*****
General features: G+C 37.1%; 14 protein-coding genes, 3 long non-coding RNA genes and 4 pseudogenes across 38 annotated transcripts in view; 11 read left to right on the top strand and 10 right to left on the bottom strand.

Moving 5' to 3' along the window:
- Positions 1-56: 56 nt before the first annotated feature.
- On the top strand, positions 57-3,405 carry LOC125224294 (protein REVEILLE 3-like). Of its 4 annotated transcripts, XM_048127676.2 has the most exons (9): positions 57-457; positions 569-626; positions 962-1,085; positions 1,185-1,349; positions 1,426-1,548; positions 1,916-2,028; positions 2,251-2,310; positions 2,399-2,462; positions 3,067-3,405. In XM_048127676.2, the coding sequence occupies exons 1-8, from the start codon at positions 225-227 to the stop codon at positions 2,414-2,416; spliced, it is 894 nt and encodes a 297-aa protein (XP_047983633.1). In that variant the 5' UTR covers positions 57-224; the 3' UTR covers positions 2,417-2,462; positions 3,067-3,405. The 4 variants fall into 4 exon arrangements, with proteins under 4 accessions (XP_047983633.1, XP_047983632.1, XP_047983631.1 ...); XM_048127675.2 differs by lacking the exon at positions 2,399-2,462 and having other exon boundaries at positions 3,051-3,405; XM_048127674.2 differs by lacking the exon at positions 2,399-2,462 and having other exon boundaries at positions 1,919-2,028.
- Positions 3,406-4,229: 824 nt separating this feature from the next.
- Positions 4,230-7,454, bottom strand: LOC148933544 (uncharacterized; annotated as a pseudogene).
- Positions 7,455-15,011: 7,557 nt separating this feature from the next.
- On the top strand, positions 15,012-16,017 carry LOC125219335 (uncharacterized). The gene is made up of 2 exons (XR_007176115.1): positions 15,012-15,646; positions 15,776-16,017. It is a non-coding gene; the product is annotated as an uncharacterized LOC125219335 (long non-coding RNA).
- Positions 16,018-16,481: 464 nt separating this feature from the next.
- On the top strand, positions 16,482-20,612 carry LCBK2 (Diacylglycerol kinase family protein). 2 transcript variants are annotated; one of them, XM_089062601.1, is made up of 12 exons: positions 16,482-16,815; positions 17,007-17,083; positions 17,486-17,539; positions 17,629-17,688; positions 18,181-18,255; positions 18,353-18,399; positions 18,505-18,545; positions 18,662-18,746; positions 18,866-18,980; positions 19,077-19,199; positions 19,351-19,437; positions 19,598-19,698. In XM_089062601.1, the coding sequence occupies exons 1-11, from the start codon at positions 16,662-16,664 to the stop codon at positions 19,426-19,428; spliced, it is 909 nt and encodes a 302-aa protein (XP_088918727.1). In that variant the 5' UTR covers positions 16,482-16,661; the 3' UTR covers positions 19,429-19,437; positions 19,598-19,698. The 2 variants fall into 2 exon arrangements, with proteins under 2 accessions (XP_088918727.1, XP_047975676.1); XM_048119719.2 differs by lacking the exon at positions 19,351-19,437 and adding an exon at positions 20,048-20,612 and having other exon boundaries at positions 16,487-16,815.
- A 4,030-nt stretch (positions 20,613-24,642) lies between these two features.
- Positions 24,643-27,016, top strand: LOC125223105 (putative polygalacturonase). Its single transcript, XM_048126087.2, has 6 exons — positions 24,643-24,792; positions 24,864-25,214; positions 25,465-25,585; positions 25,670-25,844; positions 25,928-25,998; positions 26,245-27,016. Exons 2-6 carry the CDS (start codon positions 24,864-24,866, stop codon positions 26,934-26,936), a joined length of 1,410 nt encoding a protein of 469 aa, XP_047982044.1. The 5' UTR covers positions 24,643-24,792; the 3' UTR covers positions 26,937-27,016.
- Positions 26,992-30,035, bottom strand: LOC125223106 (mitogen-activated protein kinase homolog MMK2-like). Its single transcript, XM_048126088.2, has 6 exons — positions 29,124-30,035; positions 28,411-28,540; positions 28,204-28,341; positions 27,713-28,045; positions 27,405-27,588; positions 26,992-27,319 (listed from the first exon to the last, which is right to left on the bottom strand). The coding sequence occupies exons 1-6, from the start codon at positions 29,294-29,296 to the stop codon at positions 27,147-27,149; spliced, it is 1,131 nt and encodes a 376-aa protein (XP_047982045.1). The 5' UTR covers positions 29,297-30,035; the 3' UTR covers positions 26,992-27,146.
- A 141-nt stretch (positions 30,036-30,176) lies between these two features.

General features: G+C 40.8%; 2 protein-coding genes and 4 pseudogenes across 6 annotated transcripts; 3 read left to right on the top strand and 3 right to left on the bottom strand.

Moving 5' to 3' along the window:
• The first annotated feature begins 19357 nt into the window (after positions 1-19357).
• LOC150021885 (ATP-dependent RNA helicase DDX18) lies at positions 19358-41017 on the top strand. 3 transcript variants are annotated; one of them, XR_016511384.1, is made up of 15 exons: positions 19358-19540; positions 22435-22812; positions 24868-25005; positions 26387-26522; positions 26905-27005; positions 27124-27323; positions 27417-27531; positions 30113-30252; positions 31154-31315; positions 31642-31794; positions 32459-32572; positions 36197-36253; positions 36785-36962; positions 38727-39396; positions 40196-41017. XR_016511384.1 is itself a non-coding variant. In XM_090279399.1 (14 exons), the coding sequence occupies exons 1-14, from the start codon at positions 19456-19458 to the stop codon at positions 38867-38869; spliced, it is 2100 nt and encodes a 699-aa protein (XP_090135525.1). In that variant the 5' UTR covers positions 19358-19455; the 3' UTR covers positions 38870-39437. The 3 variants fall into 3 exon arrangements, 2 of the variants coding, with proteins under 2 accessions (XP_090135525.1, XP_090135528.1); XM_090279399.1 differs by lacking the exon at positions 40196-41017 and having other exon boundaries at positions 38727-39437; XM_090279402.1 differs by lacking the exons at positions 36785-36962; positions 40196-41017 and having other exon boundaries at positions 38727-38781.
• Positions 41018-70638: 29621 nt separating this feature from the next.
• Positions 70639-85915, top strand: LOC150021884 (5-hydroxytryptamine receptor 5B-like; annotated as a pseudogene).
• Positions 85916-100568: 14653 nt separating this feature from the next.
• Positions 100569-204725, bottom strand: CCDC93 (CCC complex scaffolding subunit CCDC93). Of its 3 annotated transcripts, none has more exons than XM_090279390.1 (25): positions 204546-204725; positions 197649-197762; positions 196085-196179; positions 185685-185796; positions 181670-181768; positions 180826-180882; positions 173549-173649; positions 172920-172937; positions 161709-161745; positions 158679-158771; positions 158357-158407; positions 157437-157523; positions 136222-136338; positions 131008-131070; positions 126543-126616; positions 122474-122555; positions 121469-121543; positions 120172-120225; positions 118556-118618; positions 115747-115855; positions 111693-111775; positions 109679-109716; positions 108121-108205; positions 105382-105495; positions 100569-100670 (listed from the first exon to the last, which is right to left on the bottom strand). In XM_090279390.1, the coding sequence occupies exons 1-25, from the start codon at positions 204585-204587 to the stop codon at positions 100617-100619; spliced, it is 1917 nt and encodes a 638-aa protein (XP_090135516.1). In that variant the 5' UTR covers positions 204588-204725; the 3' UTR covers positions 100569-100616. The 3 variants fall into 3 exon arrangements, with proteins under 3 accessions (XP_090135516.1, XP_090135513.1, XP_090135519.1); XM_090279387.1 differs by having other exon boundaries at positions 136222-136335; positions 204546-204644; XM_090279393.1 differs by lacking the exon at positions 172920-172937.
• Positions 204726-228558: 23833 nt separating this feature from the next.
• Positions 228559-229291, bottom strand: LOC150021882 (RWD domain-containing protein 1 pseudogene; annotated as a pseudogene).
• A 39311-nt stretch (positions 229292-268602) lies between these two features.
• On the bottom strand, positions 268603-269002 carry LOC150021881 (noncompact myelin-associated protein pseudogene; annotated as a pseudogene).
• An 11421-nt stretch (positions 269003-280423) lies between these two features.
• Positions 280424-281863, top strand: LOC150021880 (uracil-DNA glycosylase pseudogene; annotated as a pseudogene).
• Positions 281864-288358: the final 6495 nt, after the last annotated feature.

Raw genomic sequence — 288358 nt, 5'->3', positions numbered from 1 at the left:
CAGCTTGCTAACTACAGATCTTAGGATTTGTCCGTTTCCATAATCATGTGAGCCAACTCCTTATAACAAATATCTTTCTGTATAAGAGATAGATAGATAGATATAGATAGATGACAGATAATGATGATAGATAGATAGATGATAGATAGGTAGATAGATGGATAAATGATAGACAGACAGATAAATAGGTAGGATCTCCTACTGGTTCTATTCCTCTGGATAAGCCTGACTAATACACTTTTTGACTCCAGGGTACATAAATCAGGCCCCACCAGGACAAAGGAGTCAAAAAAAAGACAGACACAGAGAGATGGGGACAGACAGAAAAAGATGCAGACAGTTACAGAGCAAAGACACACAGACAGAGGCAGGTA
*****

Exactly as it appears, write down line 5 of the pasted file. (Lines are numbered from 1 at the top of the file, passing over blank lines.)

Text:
- Positions 3,406-4,229: 824 nt separating this feature from the next.